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Re: [TowerTalk] Breaking all the tower climbing rules at an amazingheigh

To: <>
Subject: Re: [TowerTalk] Breaking all the tower climbing rules at an amazingheight...
From: "Mike" <>
Date: Wed, 1 Dec 2010 20:40:34 -0800
List-post: <">>
Many people free climb to some extent, I know I do, if you are so worried
about free climbing then you obviously should not climb at all.  Many
professionals that monitor this group free climb before they clip in.  Many
people free climb 100 foot trees for a living, I have climbed trees and it
is way more dangerous because of slippery conditions and many unknowns, it
just makes you way more careful. 

The safer a situation seems to be breeds complacency, that's when accidents
happen.  If you slip and fall in your full harness at a 100 feet you have
about 4-5 minutes for someone to get up there and get your feet on the tower
before the blood pools in your legs and you die because of the tourniquet
affect of the thigh straps.

I bet nobody that climbs ham radio towers does a "what if scenario" if I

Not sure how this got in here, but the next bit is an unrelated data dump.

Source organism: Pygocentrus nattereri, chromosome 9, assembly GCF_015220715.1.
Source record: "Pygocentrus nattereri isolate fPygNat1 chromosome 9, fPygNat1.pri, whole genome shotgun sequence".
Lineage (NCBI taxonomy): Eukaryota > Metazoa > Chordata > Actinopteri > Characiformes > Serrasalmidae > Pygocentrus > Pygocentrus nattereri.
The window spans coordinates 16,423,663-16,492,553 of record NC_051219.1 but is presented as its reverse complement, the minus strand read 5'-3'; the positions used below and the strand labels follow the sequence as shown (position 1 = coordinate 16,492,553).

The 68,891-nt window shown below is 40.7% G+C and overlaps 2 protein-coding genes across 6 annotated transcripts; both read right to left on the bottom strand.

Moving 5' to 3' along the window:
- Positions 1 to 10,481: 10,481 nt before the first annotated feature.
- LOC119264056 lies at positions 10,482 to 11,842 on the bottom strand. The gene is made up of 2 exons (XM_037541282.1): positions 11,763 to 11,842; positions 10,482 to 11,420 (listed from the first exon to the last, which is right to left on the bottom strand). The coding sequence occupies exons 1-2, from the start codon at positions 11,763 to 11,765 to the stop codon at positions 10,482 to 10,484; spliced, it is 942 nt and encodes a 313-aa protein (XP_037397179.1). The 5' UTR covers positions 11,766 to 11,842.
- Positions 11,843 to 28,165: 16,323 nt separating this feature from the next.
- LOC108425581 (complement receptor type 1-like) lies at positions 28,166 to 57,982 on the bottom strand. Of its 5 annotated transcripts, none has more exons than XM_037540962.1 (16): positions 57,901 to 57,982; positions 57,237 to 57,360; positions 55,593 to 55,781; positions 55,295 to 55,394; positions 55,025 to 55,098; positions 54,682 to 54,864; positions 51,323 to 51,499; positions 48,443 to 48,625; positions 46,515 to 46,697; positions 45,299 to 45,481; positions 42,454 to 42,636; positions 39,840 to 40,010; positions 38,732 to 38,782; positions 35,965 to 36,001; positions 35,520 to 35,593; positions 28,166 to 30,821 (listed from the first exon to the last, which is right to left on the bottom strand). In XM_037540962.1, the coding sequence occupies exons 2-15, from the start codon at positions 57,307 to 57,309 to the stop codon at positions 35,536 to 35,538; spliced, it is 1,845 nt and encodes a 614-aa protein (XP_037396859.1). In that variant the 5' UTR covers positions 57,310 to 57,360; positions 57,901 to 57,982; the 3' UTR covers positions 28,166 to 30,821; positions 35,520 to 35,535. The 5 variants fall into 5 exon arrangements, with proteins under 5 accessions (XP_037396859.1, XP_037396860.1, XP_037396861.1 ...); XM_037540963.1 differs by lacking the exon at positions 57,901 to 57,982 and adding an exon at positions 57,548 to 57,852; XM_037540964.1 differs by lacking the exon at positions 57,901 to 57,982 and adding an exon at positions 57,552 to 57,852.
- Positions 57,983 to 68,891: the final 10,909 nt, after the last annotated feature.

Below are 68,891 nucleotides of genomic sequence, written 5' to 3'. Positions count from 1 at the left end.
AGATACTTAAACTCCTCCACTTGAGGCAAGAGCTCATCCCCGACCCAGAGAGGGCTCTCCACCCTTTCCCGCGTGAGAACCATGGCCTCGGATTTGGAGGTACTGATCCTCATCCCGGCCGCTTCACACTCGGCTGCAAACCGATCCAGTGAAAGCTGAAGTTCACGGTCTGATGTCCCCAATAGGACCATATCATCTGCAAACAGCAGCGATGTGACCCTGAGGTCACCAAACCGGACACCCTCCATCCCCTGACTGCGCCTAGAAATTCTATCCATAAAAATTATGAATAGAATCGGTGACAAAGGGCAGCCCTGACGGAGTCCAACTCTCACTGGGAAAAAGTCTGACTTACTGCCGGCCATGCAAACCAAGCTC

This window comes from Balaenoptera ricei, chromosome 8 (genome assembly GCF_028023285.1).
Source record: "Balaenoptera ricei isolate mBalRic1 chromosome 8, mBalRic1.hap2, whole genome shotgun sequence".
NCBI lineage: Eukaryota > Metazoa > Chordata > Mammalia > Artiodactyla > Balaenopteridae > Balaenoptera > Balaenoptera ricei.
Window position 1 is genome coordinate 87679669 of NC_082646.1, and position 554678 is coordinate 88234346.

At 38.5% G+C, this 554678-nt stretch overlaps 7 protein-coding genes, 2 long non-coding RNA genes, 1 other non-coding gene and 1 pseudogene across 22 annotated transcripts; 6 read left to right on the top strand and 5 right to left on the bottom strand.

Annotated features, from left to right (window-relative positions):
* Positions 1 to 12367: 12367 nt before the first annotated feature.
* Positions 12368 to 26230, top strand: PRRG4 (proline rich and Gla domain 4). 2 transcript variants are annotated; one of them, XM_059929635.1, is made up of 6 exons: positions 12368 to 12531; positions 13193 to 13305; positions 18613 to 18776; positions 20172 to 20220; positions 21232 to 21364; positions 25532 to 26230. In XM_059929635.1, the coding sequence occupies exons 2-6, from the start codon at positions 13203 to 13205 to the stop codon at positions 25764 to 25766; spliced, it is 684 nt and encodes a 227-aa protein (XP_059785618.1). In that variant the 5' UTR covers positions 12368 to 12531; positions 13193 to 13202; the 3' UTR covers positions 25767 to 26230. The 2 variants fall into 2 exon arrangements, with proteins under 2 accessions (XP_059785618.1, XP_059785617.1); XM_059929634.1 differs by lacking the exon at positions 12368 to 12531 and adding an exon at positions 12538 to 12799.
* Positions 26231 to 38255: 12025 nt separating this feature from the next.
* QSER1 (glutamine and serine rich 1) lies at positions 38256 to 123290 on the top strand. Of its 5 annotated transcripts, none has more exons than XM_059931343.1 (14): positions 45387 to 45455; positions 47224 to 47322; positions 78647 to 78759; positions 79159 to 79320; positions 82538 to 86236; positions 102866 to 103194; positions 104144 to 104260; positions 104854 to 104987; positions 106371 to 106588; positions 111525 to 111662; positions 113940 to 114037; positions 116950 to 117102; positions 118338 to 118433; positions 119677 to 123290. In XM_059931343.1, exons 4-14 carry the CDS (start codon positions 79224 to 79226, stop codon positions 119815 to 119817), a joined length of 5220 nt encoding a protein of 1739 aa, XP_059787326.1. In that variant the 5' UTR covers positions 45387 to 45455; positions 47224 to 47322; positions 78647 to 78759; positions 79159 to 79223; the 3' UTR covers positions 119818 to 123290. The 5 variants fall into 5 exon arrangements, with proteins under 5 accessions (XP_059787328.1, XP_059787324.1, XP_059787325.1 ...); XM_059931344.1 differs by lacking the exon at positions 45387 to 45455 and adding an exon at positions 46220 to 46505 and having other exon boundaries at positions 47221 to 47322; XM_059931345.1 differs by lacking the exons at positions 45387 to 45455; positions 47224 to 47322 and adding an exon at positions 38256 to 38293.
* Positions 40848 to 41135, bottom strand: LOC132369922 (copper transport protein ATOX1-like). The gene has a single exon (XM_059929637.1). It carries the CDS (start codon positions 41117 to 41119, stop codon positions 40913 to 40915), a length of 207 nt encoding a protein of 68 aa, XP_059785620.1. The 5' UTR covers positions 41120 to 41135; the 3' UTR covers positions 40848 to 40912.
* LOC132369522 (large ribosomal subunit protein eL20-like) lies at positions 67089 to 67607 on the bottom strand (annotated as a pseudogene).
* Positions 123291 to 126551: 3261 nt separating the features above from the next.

should fall, who is going to climb up and get me.  While your hanging there
maybe unconscious because you have hit your head on the ten foot drop,
everyone on the ground is running around like headless chickens.  Maybe 911,
forget that, none of those guys have any idea how to get you off the tower
because they do not have training or the equipment.

If you are going to fall it is not when you are climbing, it is when you are
at the top doing the antenna placement and something slips and hits you or
crushes your fingers, that's when you need to be tied in with short

Better to be fit and careful and not fall of in the first place.


-----Original Message-----

This made the rounds on here a couple months back. Couple weeks ago it 
even showed up on "The Weather Channel" videos.  They must not screen 
them and no way to tell them what it was.

I still don't understand the psychology behind people getting ill, or 
unable to watch.


Roger (K8RI)

On 12/1/2010 5:12 PM, Joe Giacobello, K2XX wrote:
>    Seems to be a commercial operation.  I guess the OSHA inspector
> couldn't (wouldn't) make an on-site inspection.  Also, note the
> porcupine dissipators on the way up.
> 73, Joe
> K2XX
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